Knowledge graphs are the next generation tool for helping businesses make critical decisions, based on harmonized knowledge models and data derived from siloed source systems. Due to the huge value generated by their data standardization and semantic modelling capabilities, knowledge graphs are most often associated with data integration, linking, unification and information reuse. As more and more organizations are turning to knowledge graphs for better data and content analytics, search and graph exploration become key requirements also.
For many years, two main advantages of labelled property graphs (LPG) have been pointed out:
These advantages seem less powerful now with leading triplestores supporting RDF-star, which offers a simple and efficient mechanism to attach metadata to the edges of a graph (e.g. weights, access restrictions and provenance information), and SPARQL extensions that allow for exploration of multi-hop relationships in graphs.
The support for these extensions of the RDF and SPARQL is not implemented as a patch allowing us to check the box. RDF-star is already used by tools downstream and evaluations that prove efficiency improvement in managing Wikidata. RDF-star goes beyond the expressivity of LPG offering, not just key-value pairs, but rather the full flexibility of making statements about statements.
Ever since version 1.1 SPARQL property paths support graph traversal, allowing you to discover relationships between resources through arbitrary length patterns. Property paths uncover the start and end nodes of a specific path, but not the intermediate ones. There are standard complaint extensions of SPARQL now, which offer exploration of the paths and support all the different variants of the task, e.g. shortest path vs. all paths. And there are RDF engines that take advantage of their reasoning capabilities to score well at the LDBC Social Network Benchmark.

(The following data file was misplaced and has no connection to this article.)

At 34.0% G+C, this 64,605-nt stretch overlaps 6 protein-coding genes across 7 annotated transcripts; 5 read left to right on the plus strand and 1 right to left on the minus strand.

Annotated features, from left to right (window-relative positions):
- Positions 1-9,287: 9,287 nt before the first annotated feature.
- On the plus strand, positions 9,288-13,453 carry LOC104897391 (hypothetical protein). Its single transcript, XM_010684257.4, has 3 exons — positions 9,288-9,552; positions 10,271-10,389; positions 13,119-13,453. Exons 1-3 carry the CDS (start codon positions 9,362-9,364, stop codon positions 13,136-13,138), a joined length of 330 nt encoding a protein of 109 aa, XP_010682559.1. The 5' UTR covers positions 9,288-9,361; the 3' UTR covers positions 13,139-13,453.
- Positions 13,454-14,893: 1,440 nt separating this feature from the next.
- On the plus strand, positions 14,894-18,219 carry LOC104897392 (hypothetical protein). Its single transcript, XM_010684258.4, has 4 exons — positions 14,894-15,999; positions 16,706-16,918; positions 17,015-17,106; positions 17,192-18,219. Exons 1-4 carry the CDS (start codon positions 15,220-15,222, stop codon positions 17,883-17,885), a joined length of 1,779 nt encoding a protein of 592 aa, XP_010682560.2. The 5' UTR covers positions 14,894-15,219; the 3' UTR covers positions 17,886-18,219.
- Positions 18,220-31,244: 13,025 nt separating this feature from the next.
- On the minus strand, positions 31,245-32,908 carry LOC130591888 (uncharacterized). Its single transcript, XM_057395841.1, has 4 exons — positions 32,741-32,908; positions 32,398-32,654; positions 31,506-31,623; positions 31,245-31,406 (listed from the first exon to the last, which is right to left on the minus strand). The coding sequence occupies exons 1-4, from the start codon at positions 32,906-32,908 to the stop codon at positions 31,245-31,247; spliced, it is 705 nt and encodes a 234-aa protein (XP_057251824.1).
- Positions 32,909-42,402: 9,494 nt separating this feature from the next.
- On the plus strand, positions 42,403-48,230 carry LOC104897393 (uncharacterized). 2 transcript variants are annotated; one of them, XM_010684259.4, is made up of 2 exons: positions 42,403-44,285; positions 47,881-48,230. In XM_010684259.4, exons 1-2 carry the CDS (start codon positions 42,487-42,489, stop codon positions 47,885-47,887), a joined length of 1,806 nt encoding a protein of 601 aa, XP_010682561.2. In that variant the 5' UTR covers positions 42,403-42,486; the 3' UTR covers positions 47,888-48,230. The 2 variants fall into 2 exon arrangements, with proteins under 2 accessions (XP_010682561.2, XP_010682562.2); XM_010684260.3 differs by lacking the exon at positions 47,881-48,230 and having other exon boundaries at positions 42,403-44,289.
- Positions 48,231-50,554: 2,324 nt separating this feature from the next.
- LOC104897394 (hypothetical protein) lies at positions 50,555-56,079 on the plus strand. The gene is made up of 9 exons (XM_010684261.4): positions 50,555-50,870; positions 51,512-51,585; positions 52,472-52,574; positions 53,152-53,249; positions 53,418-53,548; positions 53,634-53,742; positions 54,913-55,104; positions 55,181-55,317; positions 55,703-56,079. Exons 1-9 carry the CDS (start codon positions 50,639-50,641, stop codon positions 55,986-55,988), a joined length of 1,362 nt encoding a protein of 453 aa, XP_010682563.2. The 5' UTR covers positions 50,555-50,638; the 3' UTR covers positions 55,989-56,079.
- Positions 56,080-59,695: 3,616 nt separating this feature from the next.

Having graph exploration covered, let us go back to the core requirements for knowledge graph management. RDF is recognized as the better option for knowledge graphs, because its web-native syntax supports data exchange and sharing and because its formal semantics allows for easy alignment of meaning and structure across sources, unified views and unambiguous interpretation. On the other hand, LPGs lack many features that are an absolute must for enterprise data management, e.g. schema language, data serialization formats and federation. On the semantics side, they lack ontology modelling language and data validation. What’s most important, there are no standards in the LPG space to guarantee interoperability and reduce vendor lock-in.
RDF engines check all the boxes: simple-yet-powerful graph model, standard schema and query languages, formal semantics, efficient graph traversal, analytics and reasoning, packed with all the enterprise features. There are a couple of cases where LPGs still have an edge: a micromanaged exploration using Gremlin and heavy analytics for wardrobes with TBs of RAM.
Who is this webinar for:
Atanas Kiryakov is the founder and CEO of Ontotext and member of the board of the Linked Data Benchmarking Council – standardization body, who's members include the major graph database vendors. Kiryakov obtained his M.Sc. degree in AI from the Sofia University, Bulgaria, in 1995. Today he is a top expert in semantic graph databases, reasoning, knowledge graphs, text mining, semantic tagging, linking and search. Author of signature academic publications with more than 2500 citations. Atanas is partner and board member in Sirma Group Holding – one of the biggest Bulgarian IT businesses, listed at the Sofia Stock Exchange. Atanas started in Sirma as software engineer in 1993 and became a partner in 1997. In the 90s he has led projects in the areas of CASE, CSCW, and b2b for big corporations and government organizations in US and Canada.